The NT Department of Health has issued an alert to Territorians advising that the 2016 flu season has arrived but it is still not too late get vaccinated.
Centre for Disease Control Director, Dr Vicki, Krause said case number of influenza had been on the rise since early August 2016 and the flu season had arrived in other all other states.
“Influenza can be very severe and debilitating and should be taken seriously. It is not too late to get vaccinated to prevent getting the infection,” Dr Krause said.
Influenza, or ‘the flu’, is a viral infection spread from person to person through droplets produced when people with flu cough, sneeze or talk. Flu can also be caught by transfer of the virus by hand from a contaminated surface to the mouth, eyes or nose.
Symptoms of the flu are fever, runny nose, headache and severe muscle aches. People often end up in bed for several days and some people can develop serious complications requiring hospitalisation. Deaths do occur from influenza.
It is advisable to practice safe hygiene to prevent the spread of infection by coughing or sneezing into your upper arm or into a tissue, to wash your hands frequently and stay home from work or school if you are unwell.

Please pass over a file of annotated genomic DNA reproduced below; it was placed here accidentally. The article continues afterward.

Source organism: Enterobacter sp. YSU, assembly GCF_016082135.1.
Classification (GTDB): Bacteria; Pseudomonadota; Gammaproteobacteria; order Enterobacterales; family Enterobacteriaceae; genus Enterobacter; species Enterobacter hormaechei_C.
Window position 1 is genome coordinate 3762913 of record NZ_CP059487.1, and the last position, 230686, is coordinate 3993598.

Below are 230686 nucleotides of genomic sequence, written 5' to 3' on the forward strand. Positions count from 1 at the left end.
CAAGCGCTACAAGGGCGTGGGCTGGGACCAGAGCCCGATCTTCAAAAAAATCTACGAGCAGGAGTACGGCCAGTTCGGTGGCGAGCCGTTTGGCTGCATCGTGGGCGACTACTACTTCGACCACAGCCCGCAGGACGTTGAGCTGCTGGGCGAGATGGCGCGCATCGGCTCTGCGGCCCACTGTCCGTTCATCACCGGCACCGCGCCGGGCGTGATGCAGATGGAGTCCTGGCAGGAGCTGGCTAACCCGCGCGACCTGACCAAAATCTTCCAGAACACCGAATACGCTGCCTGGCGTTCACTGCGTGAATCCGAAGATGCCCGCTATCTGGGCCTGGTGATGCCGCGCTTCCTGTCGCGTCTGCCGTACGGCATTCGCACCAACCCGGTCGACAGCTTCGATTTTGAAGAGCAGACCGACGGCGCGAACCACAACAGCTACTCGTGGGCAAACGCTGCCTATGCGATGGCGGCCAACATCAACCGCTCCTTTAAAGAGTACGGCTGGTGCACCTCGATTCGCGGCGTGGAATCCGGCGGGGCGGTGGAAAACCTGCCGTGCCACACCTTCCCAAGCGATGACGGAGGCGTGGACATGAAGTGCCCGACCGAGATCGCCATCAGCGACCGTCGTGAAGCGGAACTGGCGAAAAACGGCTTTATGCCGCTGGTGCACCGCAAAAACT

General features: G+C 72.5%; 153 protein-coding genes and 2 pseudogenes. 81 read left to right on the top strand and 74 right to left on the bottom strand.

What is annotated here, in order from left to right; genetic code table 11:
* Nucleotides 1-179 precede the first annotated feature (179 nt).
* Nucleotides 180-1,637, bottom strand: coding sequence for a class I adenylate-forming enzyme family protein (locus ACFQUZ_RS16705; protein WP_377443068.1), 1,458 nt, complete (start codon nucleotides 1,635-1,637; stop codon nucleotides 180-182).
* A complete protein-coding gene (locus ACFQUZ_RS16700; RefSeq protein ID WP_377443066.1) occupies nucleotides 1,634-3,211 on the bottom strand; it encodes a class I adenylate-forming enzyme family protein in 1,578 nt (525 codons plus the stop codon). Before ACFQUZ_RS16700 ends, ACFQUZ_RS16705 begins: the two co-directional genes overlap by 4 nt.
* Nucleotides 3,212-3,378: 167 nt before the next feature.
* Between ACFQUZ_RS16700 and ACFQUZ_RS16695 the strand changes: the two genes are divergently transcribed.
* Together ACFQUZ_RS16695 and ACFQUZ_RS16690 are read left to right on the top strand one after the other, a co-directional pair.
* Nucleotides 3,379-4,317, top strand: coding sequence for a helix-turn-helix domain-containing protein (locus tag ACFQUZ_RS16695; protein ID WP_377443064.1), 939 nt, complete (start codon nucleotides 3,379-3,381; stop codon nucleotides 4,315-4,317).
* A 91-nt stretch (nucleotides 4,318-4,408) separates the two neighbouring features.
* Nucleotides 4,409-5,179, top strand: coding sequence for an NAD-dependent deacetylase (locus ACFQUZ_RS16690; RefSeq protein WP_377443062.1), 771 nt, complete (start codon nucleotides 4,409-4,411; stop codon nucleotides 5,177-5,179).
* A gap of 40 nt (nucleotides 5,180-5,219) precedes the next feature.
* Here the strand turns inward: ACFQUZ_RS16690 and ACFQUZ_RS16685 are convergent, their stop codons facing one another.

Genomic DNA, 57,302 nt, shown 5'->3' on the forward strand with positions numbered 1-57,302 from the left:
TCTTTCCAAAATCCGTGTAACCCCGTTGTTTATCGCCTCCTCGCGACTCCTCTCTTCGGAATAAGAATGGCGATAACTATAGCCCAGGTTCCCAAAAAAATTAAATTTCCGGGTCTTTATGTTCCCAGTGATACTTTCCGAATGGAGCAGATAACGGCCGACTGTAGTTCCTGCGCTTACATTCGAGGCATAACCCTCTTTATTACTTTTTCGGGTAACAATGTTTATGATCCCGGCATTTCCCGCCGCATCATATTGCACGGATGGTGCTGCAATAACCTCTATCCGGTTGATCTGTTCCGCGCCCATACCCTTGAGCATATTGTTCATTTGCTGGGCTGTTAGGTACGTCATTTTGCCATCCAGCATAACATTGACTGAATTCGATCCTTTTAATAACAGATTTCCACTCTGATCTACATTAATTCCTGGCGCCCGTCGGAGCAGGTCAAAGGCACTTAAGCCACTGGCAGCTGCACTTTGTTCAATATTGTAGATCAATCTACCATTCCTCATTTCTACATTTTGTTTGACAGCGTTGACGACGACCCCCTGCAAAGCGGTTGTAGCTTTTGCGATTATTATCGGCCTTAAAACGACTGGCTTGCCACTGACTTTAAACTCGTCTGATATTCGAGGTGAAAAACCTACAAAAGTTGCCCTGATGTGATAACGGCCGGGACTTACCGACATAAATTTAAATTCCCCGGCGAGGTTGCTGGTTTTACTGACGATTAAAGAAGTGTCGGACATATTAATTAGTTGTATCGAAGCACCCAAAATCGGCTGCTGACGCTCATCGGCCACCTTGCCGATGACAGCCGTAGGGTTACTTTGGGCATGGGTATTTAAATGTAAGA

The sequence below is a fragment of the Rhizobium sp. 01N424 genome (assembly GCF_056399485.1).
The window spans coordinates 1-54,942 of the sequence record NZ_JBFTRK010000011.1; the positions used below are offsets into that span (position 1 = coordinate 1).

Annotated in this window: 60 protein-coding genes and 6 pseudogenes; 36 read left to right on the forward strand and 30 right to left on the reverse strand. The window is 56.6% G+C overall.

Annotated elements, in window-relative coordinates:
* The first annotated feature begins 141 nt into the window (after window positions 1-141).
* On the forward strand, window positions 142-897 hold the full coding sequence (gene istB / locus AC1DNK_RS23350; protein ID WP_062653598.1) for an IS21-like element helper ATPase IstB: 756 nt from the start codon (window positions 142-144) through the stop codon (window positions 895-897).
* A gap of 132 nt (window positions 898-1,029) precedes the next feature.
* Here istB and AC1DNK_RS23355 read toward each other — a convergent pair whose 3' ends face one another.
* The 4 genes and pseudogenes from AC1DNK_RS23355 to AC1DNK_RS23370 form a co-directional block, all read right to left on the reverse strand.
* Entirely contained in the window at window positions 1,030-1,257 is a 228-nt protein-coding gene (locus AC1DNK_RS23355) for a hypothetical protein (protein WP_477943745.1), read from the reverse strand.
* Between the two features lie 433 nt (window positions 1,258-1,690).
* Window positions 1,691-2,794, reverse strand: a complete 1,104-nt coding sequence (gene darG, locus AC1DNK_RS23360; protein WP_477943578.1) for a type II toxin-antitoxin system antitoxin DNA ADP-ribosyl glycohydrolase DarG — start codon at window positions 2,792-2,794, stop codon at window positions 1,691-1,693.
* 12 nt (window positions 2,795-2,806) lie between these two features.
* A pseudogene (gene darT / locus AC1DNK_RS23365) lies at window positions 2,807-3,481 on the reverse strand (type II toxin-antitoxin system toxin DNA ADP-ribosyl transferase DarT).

Although anti-viral medication can be given once someone has developed the flu, vaccination is the best way to avoid getting sick with the flu. The more people are vaccinated, the less chance there is for the illness to spread throughout the rest of the community.
The advice to be vaccinated applies particularly to people at increased risk of serious complications of influenza.
The main at-risk groups include pregnant women; Aboriginal people aged 6 months to less than 5 years and 15 years of age and over.
Others in the at-risk category included anyone 65 years and over and anyone 6 months and older who has chronic medical conditions and those with diabetes, kidney, heart or lung diseases and people with impaired immunity from medication or cancer.
“Everyone who wants to protect themselves from influenza should be vaccinated,” Dr Krause said.
“See your GP or healthcare provider as soon as possible if you are unvaccinated to receive your flu vaccine in order to protect yourself and the community from the spread of influenza infection.”